It seems just days ago that I was being shepherded into a confusingly-named meeting room for my interview, and yet somehow, six months have passed since I joined ROAST. It’s been a roller-coaster ride all the way from Intern to New Business & Marketing Exec. So, in the spirit of marking my six-month anniversary, and to help out any aspiring young agency folk, I’ve drawn up the kind of list that I wish I’d read before my first day…

 

Keep it Casual

Like it or not, this isn’t Mad Men. So leave your pinstripe suit at home and aim for somewhere in the broad smart-casual spectrum. If you’re an SEO fiend you’ll probably get away with trackies and a T-shirt, and if you’re a Creative Technologist you’ll need to get yourself some Harry Potter style glasses, don’t worry if you don’t actually need glasses, no one’s going to check. Just remember the golden rule – the whiter the trainers, the brighter the future.

 

LYA – (Learn Your Acronyms)

Digital Marketers love an acronym and the whole industry is saturated with them. So, love it or hate it you’ve got to get with the programme. The best way to learn them is just to listen to what everyone is saying in the office and ask them to translate it into actual English, or if you’re feeling shy just write it down and Google it when you get home. You’re not going to become the best PPC AE in EMEA by EOP, but you’ll be well on your way.

 

Work Hard, Play Hard

When it comes to clichés, this has got to be one of the worst ones out there; it physically pains me to even write it. And yet, as with most clichés, there’s a truth to it. When you’re starting out the best advice is to say yes to everything. All those people that you haven’t met in the office will be somewhere on the softball pitch, in the bowling alley or down the pub.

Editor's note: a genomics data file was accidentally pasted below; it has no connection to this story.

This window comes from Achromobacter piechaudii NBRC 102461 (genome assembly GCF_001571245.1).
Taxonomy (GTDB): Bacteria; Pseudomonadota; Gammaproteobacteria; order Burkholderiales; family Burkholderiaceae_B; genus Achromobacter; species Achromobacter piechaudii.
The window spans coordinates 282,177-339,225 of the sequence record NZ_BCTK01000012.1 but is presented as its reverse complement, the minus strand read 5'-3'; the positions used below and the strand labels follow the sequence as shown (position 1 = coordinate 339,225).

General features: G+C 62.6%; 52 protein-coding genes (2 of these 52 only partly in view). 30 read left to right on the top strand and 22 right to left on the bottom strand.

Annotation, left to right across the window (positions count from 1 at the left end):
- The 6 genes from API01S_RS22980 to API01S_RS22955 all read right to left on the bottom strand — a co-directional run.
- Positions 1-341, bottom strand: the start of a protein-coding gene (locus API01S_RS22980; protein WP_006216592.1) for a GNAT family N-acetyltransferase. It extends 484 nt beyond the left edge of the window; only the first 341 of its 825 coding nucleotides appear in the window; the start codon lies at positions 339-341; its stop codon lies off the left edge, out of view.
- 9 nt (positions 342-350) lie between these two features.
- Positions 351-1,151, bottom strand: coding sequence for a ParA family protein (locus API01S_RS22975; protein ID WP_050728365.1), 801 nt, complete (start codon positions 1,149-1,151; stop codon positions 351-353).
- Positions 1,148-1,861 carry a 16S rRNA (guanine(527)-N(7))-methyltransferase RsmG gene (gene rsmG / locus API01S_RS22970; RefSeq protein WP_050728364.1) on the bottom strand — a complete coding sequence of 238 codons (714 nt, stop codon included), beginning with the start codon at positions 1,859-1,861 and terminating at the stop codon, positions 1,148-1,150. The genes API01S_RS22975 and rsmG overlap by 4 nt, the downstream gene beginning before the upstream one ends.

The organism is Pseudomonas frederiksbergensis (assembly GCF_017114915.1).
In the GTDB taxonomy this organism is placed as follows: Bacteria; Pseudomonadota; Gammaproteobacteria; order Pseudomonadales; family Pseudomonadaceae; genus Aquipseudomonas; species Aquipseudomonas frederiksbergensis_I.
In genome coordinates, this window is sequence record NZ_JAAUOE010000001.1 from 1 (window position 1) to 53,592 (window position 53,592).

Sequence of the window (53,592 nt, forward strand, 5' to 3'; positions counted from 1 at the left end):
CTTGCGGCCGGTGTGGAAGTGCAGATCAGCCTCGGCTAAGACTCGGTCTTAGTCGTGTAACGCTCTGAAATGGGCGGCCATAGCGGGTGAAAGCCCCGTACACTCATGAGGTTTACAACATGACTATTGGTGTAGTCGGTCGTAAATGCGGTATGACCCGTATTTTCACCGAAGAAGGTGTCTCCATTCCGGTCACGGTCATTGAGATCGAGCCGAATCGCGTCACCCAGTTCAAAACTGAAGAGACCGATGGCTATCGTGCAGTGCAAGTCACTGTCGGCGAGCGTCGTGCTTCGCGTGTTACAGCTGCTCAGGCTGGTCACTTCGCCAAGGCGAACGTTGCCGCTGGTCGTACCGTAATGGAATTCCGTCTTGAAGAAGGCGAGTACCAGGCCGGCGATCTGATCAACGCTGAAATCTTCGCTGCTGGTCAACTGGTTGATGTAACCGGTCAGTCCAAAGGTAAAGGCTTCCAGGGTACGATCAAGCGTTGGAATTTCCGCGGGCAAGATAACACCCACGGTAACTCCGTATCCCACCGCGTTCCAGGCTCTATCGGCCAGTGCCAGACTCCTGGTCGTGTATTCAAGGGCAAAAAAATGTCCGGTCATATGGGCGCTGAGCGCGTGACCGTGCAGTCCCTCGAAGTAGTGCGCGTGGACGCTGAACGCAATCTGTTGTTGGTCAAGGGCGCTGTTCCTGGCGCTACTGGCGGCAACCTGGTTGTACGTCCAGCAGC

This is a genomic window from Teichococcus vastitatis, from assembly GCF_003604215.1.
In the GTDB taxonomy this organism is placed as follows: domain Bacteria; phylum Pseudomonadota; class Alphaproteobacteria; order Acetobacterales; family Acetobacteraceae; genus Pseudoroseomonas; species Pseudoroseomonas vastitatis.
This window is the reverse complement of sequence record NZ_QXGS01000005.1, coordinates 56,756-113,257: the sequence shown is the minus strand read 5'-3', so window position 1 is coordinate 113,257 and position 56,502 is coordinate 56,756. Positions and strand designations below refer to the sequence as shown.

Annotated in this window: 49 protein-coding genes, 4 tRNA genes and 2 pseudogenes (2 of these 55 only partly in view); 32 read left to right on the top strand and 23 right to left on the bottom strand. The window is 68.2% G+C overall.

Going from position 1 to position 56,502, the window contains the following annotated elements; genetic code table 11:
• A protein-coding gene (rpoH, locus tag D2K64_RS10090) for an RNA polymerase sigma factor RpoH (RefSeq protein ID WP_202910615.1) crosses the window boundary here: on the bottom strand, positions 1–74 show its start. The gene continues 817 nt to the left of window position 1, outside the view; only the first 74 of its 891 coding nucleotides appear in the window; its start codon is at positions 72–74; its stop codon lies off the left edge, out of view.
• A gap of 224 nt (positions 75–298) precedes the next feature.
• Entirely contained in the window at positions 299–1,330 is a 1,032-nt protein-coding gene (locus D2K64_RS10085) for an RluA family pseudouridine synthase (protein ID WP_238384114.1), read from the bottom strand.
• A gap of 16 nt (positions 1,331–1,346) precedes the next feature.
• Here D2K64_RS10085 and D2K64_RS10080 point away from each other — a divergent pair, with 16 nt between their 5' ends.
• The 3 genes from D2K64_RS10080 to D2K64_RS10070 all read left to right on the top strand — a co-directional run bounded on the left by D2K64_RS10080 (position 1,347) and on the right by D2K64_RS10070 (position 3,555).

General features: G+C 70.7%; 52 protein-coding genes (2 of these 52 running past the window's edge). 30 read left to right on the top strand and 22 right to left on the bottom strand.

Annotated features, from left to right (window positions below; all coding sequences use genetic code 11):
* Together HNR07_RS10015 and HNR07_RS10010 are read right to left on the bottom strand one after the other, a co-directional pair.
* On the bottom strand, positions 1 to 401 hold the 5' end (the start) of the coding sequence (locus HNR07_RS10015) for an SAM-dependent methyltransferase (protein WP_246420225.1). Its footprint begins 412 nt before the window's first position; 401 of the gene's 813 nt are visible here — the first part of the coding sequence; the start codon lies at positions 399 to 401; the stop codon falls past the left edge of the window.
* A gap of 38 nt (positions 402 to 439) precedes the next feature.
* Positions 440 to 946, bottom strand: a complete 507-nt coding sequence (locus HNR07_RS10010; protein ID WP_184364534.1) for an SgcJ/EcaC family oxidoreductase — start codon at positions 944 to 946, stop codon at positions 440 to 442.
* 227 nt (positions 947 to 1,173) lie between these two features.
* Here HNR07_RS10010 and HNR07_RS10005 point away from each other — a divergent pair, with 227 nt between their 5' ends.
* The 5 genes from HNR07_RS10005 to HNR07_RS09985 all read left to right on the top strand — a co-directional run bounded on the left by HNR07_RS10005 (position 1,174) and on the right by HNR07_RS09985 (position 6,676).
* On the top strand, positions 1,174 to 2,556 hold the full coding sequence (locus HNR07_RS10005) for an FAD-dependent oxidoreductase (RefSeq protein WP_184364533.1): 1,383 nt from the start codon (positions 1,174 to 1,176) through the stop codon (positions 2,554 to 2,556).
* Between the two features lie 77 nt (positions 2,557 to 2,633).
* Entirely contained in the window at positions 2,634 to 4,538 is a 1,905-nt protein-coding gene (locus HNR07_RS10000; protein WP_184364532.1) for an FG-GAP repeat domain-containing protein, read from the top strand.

Go Easy on the Email Etiquette

There’s nothing more nerve-wracking than your first all-staff email. But take it easy on the formality. Any reply you get will probably be a one-worder, a meme, or link to an obscure GIF that they’ve embedded in an emoji. So a carefully considered ‘Yours Sincerely’ sign off may end up looking a bit too… sincere. On the other hand, you’ve got to be wary of going too far the other way, any email with three or more smiley faces tends to be read as a cry for help.

 

Don’t Expect to Know Everything

Less than 30 years old, Digital Marketing is still very much in its adolescence as an industry. Spotty, moody and unpredictable; you never know what it’s going to do next. The problem with this is that any book on the subject that your Mum has picked at your local Waterstones will be hideously out of date by the time it ends up in your Christmas stocking. But alongside this there’s a huge upside – things change so fast that nobody can know everything. So don’t feel bad about being so ignorant, everyone’s in the same boat.

 

Read industry titles, such as The Drum

Following on from my last point, you’ll never know everything about marketing, but reading Marketing news, opinions and updates in publications such as The Drum is as good a place to start. Whether you’re still in the stage of criss-crossing London on your way to job interviews or whether you’ve got in the door and have graduated to the level of water-cooler chatter, it’s always good to have skim-read the latest opinion piece on the big-spending campaign that seems to be stalking you all through your commute.

 

I hope you enjoyed the list, I’ll be back in six months with another one that’s twice the size! Until then remember the key takeaway from section one, “The whiter the trainers….”

 

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